- 1cm resolution: This is the type of resolution that you would expect to find in high-end spy cameras. This resolution will allow you to see bits of trash on the sidewalk, cracks on the ground, clothing details, etc.
In most cases, the photogenic capability will determine the accuracy of the satellite data. However, most satellite camera resolution is not enough to pry into the private life of an individual.
How To Use The Satellite Camera?
Another significant aspect of spy cameras is that they can determine various types of Earth observation data. In this section, we will learn how to use the satellite camera for purposes other than spying:
1. The Rapidly Melting Himalayan Glaciers
It is not easy to keep track of the glacial melt in the Himalayan region. In the case of Alaskan glaciers, you will see a lateral recede as they keep melting. The same cannot be said about the Himalayan glaciers because they change differently, making it tricky to track the changes.
Scientists can now make use of detailed satellite imagery to estimate the surface of the glacial changes. They can now create digital elevation models of glaciers by digitizing the overlapping images. Using these images, scientists have concluded that the glaciers have lost more than a quarter of the ice mass since 1975.
2. Loss Of Herding Ground For Reindeers In Finland
Spy satellites can have quite a substantial impact on fauna as well. For instance, reindeer herding has been the way of life in northern Finland for more than a century; however, the modernization of Finland has resulted in squeezing herds into smaller habitats and blocking migration corridors.
The use of spy satellites has revealed that roughly a quarter of the native herding districts have been disrupted since the late 1960s. Of course, there are quite a few changes that are caused by humans – for instance, deforestation has become a blockage for the reindeer as it threatens its only food source in the winters – lichen.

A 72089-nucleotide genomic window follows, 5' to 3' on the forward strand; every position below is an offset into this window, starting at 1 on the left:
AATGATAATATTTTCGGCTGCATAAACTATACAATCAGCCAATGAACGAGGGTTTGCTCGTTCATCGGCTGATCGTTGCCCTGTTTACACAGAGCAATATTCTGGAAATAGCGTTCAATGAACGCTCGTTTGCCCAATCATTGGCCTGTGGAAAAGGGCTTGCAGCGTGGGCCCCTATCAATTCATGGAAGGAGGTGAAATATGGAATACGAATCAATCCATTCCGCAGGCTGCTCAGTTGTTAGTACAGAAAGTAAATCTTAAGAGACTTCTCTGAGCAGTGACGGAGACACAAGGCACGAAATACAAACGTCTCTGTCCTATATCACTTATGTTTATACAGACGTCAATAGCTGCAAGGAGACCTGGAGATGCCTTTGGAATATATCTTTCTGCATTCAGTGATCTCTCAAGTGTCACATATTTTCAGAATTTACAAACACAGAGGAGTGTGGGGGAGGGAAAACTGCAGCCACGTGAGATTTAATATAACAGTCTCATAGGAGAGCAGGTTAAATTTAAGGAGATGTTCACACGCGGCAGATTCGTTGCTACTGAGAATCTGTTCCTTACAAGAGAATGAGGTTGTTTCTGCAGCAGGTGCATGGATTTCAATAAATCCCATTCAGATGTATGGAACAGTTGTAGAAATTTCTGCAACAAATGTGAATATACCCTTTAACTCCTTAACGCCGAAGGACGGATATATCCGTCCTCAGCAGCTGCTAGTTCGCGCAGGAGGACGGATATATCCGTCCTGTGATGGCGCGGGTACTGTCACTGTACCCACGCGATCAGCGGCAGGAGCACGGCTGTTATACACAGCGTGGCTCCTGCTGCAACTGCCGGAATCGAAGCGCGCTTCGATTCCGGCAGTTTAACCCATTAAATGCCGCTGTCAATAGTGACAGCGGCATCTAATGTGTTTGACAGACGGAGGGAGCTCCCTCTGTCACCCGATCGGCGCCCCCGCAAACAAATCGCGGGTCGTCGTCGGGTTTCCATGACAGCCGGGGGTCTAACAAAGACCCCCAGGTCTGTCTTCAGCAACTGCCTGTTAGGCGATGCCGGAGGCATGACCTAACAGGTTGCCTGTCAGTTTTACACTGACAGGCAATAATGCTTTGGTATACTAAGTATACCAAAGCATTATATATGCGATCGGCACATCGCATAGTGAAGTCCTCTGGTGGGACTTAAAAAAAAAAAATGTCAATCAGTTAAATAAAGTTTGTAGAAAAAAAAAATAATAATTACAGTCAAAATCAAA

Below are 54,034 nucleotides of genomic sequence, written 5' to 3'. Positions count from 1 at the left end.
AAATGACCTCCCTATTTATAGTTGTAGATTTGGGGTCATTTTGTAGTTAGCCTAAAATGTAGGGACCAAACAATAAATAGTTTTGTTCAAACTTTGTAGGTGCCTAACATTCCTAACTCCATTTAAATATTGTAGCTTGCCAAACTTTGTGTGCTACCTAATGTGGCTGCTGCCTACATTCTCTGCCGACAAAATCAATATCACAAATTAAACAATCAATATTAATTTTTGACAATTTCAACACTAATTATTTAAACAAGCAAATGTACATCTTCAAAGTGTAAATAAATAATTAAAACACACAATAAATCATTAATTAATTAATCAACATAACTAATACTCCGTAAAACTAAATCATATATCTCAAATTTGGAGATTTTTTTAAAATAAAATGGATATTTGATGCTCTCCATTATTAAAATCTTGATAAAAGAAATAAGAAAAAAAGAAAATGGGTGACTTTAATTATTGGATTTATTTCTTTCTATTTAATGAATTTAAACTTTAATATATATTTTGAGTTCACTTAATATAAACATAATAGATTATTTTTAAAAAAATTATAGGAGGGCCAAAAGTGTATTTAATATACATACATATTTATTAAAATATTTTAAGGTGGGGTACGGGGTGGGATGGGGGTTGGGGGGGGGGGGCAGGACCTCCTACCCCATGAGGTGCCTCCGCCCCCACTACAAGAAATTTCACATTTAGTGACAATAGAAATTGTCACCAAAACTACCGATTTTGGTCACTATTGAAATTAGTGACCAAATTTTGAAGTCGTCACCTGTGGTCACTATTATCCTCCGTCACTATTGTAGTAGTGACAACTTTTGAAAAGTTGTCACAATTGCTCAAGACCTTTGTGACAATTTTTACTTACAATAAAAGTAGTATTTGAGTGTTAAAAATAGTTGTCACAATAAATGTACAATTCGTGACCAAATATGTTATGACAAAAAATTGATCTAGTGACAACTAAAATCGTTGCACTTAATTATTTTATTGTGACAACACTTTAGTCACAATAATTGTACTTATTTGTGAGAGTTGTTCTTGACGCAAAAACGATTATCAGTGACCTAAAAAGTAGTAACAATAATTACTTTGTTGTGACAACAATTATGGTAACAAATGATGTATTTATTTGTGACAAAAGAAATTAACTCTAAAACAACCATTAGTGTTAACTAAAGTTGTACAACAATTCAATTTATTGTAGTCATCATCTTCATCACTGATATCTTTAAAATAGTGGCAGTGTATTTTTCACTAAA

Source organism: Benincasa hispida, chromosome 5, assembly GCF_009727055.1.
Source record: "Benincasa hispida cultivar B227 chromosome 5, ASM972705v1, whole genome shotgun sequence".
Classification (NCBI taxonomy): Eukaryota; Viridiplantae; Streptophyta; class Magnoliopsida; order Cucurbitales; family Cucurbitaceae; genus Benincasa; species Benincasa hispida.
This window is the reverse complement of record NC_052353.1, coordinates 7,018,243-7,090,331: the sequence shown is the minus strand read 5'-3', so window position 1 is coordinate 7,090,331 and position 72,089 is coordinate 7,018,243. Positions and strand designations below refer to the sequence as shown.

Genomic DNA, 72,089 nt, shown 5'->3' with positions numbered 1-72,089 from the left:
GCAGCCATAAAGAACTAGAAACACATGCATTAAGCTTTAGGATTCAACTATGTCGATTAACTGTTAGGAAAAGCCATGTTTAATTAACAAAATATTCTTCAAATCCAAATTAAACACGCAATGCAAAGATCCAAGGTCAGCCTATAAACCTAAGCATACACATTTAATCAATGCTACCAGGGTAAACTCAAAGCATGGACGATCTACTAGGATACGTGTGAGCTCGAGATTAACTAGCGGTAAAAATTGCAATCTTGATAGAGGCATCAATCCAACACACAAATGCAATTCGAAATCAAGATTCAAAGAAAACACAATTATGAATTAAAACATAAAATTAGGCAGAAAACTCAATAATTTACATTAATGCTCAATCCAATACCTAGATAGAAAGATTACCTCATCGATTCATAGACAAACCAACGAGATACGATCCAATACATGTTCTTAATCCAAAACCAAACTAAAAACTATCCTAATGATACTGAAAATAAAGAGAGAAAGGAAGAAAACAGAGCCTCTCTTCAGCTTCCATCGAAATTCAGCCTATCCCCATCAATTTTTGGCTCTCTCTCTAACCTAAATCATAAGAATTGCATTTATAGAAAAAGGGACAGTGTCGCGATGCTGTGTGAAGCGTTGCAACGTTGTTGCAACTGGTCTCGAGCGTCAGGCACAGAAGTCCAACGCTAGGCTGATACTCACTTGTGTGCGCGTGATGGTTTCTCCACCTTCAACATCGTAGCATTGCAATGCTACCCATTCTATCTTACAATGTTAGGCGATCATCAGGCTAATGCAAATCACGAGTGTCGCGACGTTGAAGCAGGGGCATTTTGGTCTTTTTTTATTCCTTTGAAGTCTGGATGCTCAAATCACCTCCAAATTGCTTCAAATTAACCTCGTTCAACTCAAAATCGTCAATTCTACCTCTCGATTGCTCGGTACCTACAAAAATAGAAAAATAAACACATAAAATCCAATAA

3. Encroaching Landslides On Farms In Peru
Spy satellite camera access has allowed scientists to track down and prevent a potential hazard in Peru. Landslides have proven to be slow but disastrous for the farmers in the Siguas and Vitor Valleys. In the past four decades, the landslide has covered 7% of the valley floor.
Scientists and researchers make use of these satellite images to track down the source of the landslides. While this particular region cannot be saved, it can help prevent future damage.
Of course, we all already know what is satellite camera. However, we did not know that a spy camera cannot pry into your personal life. Even if they could get an image, the picture would be too blurry to make anything out. However, this technology is being designed and improved to help other aspects of human civilization, not spying. Therefore, you can rest assured knowing that the spy satellites are not really targeting your head.